For most seniors, moving from their home of many years to an assisted living facility is a difficult process. Sorting through decades of possessions and family history can be emotional. Additionally, helping parents with downsizing or moving can be especially stressful for adult children. As a result, it is essential to remember your parent’s feelings before digging into logistics. It is recommended to begin with a plan, sort items carefully and enjoy time with loved ones during this process.
Planning and Expectations
To begin, create a template of the new room or home. Include accurate measurements and note placement of doors, windows, appliances, etc. Children should help parents understand the realities about what they will (or will not) be able to bring to the new residence.
For both parents and children, decluttering takes patience. While it might be tempting to complete the process as fast as possible, it is actually beneficial to spread it out over several weeks or months. It is recommended to keep the process accomplishable. Schedule small work sessions using the following suggestions:
- Set time limits: try to limit sorting and packing to no more than 2-3 hours per day
- Focus on one small area or room of the house at a time
- Take frequent breaks. Stop to take a breather or have a snack.
Spreading out the process will help keep both parents and children relaxed and encouraged.
The big question is likely what to do with possessions that have accumulated over many years. What you consider trash, may indeed be a treasure to your parents. Although it may be easier to make the decisions yourself, it is important to involve your parents in the decision-making process. Asking for their input shows that you value both their opinions and their possessions.
As you declutter, sort items into four categories: keep, sell, donate or toss. During the sorting process, it may be helpful to take the advice of Marie Kondo, author of The Life-Changing Magic of Tidying Up. Kondo suggests picking up each item and asking, “Does this spark joy?” If the answer is yes, consider adding the item to the ‘keep’ pile. If the item does not spark joy, it will be sorted among the sell, donate, or toss categories.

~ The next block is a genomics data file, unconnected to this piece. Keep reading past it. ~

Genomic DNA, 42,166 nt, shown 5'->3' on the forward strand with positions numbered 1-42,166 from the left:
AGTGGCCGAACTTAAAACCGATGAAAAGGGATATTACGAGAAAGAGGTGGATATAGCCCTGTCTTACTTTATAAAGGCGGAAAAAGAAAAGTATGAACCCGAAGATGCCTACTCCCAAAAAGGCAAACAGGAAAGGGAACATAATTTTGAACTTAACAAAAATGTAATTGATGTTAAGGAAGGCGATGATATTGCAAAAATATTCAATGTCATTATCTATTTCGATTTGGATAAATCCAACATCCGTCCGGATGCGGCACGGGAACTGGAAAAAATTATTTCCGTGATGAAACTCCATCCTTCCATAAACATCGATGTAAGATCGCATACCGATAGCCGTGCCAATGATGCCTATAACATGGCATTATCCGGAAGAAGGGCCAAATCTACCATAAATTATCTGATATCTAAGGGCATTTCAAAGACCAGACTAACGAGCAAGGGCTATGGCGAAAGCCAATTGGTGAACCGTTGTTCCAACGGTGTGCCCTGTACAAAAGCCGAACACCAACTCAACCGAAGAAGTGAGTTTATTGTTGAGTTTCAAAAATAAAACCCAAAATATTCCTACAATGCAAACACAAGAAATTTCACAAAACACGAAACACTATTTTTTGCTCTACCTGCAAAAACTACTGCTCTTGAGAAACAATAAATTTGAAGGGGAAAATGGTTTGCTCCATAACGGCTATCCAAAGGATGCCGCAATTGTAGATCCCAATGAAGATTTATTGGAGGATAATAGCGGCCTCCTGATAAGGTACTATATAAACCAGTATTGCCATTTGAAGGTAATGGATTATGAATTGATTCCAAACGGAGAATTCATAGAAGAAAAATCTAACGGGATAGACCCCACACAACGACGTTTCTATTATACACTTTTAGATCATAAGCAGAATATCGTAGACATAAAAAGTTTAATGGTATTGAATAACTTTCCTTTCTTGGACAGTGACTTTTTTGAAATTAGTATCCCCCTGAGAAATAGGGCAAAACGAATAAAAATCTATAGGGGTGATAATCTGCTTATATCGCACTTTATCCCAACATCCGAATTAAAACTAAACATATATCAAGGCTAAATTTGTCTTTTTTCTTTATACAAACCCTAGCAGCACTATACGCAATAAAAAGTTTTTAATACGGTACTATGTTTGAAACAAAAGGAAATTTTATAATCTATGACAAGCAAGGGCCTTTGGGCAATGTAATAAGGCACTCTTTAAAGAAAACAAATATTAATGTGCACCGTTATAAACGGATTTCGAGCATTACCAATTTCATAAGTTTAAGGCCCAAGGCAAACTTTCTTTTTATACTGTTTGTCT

Before diving in, recognize that some items will be relatively easy to declutter. Other possessions will take more time and consideration. Begin the process with the least sentimental items. More decision-making practice will be helpful as you ease into sentimental items.
There is often an emotional connection to items, and parents may have valid reasons for hold on to them. Attempt to make space in the assisted living facility for some items. Be sure that there is a safe place for photo albums, special gifts, and other precious possessions. Collect and organize important papers including deeds, wills, medical records, etc. The ultimate goal is to save as many possessions as space and reasoning allow.
Many people have trouble parting with items of monetary value. It is difficult to know how much items may be worth. Therefore, getting an appraisal from an expert such as a jeweler or art collector can be helpful. Additionally, some estate sale companies will complete free appraisals. Other options for possible valuables include selling items on sites such as eBay or Craigslist or to a consignment shop. Lastly, if you are willing or organize and operate it, a garage sale can be a great option.
Donations should framed in a positive light. The possessions are not being discarded, but instead are being passed along to benefit someone else. Many local charities are willing to pick up some larger items. It is helpful to call in advance to see what items organizations are willing to take. Additionally, most thrift stores accept donations and are often run by charities.
Some items simply will not find a new home. Shred or toss obvious items such as insignificant documents or outdated food. If your parents have an abundance of items that aren’t appropriate for sale or donation, renting a dumpster may be a good option. Do not go overboard in the purging process. The goal is to make your parent’s new residence feel like home.
Treasuring Quality Time
Decluttering is undoubtedly hard work, and there will likely be tension around differing viewpoints. When difficult moments arise, try to adjust your perspective. Rather than viewing the task as a chore, consider it a special time to spend with your parents. Allow time for your parents to reminisce on fond memories of the past. Additionally, use items and photographs that you find to recall your family’s history.
Downsizing to Assisted Living
Because both parents and children are confronting a big life change, downsizing to assisted living can be an emotional experience. Maintaining patience and taking time to acknowledge parents’ feelings can be crucial to the overall process. While the outlined tips are suggested, do not get too caught up in the logistics of decluttering. Be sure to take time during the process to let your parents know that you care for them.
Vineyard Bluffton is here help you and your loved one navigate through this process. We are here to make this transition as smooth as possible so contact your nearest Vineyard community today!